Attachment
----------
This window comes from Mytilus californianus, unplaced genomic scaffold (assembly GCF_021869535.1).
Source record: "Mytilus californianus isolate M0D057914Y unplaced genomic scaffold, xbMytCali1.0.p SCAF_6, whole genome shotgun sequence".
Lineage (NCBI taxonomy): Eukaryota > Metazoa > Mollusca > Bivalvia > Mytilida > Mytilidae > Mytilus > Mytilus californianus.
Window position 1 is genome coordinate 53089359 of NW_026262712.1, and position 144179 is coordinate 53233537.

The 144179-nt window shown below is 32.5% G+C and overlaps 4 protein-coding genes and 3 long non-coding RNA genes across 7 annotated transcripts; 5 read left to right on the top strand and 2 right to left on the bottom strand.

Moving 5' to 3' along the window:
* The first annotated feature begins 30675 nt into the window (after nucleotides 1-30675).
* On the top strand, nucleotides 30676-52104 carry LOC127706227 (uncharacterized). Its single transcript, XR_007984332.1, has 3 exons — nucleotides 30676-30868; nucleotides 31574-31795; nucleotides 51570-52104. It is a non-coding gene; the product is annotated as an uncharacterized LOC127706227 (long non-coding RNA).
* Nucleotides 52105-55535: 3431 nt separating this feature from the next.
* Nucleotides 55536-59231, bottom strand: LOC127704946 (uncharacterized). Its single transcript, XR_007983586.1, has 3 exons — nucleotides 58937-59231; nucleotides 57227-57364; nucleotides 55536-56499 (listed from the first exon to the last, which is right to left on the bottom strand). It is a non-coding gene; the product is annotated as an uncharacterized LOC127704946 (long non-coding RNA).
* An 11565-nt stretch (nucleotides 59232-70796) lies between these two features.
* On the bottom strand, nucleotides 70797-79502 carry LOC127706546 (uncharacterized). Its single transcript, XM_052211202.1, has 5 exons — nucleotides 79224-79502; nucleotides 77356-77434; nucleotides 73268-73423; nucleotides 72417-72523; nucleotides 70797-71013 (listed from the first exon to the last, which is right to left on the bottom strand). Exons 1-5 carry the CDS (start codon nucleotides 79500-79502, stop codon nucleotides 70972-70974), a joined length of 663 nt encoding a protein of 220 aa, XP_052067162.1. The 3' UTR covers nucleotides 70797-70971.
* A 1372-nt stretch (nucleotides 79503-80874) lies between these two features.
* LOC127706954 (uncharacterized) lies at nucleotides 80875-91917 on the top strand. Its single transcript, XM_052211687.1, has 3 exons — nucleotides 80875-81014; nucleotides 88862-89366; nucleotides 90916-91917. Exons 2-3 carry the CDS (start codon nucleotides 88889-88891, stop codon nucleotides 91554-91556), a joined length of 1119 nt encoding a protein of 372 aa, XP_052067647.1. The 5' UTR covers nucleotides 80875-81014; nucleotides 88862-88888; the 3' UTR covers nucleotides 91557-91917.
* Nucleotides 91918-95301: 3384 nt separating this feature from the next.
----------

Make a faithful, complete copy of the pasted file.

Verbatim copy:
This window comes from Mytilus californianus, unplaced genomic scaffold (assembly GCF_021869535.1).
Source record: "Mytilus californianus isolate M0D057914Y unplaced genomic scaffold, xbMytCali1.0.p SCAF_6, whole genome shotgun sequence".
Lineage (NCBI taxonomy): Eukaryota > Metazoa > Mollusca > Bivalvia > Mytilida > Mytilidae > Mytilus > Mytilus californianus.
Window position 1 is genome coordinate 53089359 of NW_026262712.1, and position 144179 is coordinate 53233537.

The 144179-nt window shown below is 32.5% G+C and overlaps 4 protein-coding genes and 3 long non-coding RNA genes across 7 annotated transcripts; 5 read left to right on the top strand and 2 right to left on the bottom strand.

Moving 5' to 3' along the window:
* The first annotated feature begins 30675 nt into the window (after nucleotides 1-30675).
* On the top strand, nucleotides 30676-52104 carry LOC127706227 (uncharacterized). Its single transcript, XR_007984332.1, has 3 exons — nucleotides 30676-30868; nucleotides 31574-31795; nucleotides 51570-52104. It is a non-coding gene; the product is annotated as an uncharacterized LOC127706227 (long non-coding RNA).
* Nucleotides 52105-55535: 3431 nt separating this feature from the next.
* Nucleotides 55536-59231, bottom strand: LOC127704946 (uncharacterized). Its single transcript, XR_007983586.1, has 3 exons — nucleotides 58937-59231; nucleotides 57227-57364; nucleotides 55536-56499 (listed from the first exon to the last, which is right to left on the bottom strand). It is a non-coding gene; the product is annotated as an uncharacterized LOC127704946 (long non-coding RNA).
* An 11565-nt stretch (nucleotides 59232-70796) lies between these two features.
* On the bottom strand, nucleotides 70797-79502 carry LOC127706546 (uncharacterized). Its single transcript, XM_052211202.1, has 5 exons — nucleotides 79224-79502; nucleotides 77356-77434; nucleotides 73268-73423; nucleotides 72417-72523; nucleotides 70797-71013 (listed from the first exon to the last, which is right to left on the bottom strand). Exons 1-5 carry the CDS (start codon nucleotides 79500-79502, stop codon nucleotides 70972-70974), a joined length of 663 nt encoding a protein of 220 aa, XP_052067162.1. The 3' UTR covers nucleotides 70797-70971.
* A 1372-nt stretch (nucleotides 79503-80874) lies between these two features.
* LOC127706954 (uncharacterized) lies at nucleotides 80875-91917 on the top strand. Its single transcript, XM_052211687.1, has 3 exons — nucleotides 80875-81014; nucleotides 88862-89366; nucleotides 90916-91917. Exons 2-3 carry the CDS (start codon nucleotides 88889-88891, stop codon nucleotides 91554-91556), a joined length of 1119 nt encoding a protein of 372 aa, XP_052067647.1. The 5' UTR covers nucleotides 80875-81014; nucleotides 88862-88888; the 3' UTR covers nucleotides 91557-91917.
* Nucleotides 91918-95301: 3384 nt separating this feature from the next.